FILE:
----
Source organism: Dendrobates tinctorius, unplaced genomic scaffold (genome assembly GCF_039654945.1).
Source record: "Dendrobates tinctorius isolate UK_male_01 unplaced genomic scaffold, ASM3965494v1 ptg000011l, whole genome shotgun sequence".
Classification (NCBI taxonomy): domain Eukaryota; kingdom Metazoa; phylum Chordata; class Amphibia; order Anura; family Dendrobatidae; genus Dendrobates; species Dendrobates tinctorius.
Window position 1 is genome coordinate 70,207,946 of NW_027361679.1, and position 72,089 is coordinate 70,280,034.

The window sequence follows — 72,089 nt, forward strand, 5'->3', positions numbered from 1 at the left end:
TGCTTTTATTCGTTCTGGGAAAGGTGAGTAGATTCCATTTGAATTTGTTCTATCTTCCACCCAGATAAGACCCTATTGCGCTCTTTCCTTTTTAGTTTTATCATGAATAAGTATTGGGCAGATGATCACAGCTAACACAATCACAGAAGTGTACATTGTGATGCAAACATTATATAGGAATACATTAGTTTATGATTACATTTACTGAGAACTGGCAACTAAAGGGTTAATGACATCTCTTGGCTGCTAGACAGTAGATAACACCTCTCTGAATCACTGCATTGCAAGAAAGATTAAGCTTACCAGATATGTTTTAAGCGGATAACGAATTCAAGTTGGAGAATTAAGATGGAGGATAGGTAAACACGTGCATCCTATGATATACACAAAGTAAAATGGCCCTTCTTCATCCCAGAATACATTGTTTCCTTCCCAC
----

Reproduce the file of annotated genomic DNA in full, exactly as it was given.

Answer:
Source organism: Dendrobates tinctorius, unplaced genomic scaffold (genome assembly GCF_039654945.1).
Source record: "Dendrobates tinctorius isolate UK_male_01 unplaced genomic scaffold, ASM3965494v1 ptg000011l, whole genome shotgun sequence".
Classification (NCBI taxonomy): domain Eukaryota; kingdom Metazoa; phylum Chordata; class Amphibia; order Anura; family Dendrobatidae; genus Dendrobates; species Dendrobates tinctorius.
Window position 1 is genome coordinate 70,207,946 of NW_027361679.1, and position 72,089 is coordinate 70,280,034.

The window sequence follows — 72,089 nt, forward strand, 5'->3', positions numbered from 1 at the left end:
TGCTTTTATTCGTTCTGGGAAAGGTGAGTAGATTCCATTTGAATTTGTTCTATCTTCCACCCAGATAAGACCCTATTGCGCTCTTTCCTTTTTAGTTTTATCATGAATAAGTATTGGGCAGATGATCACAGCTAACACAATCACAGAAGTGTACATTGTGATGCAAACATTATATAGGAATACATTAGTTTATGATTACATTTACTGAGAACTGGCAACTAAAGGGTTAATGACATCTCTTGGCTGCTAGACAGTAGATAACACCTCTCTGAATCACTGCATTGCAAGAAAGATTAAGCTTACCAGATATGTTTTAAGCGGATAACGAATTCAAGTTGGAGAATTAAGATGGAGGATAGGTAAACACGTGCATCCTATGATATACACAAAGTAAAATGGCCCTTCTTCATCCCAGAATACATTGTTTCCTTCCCAC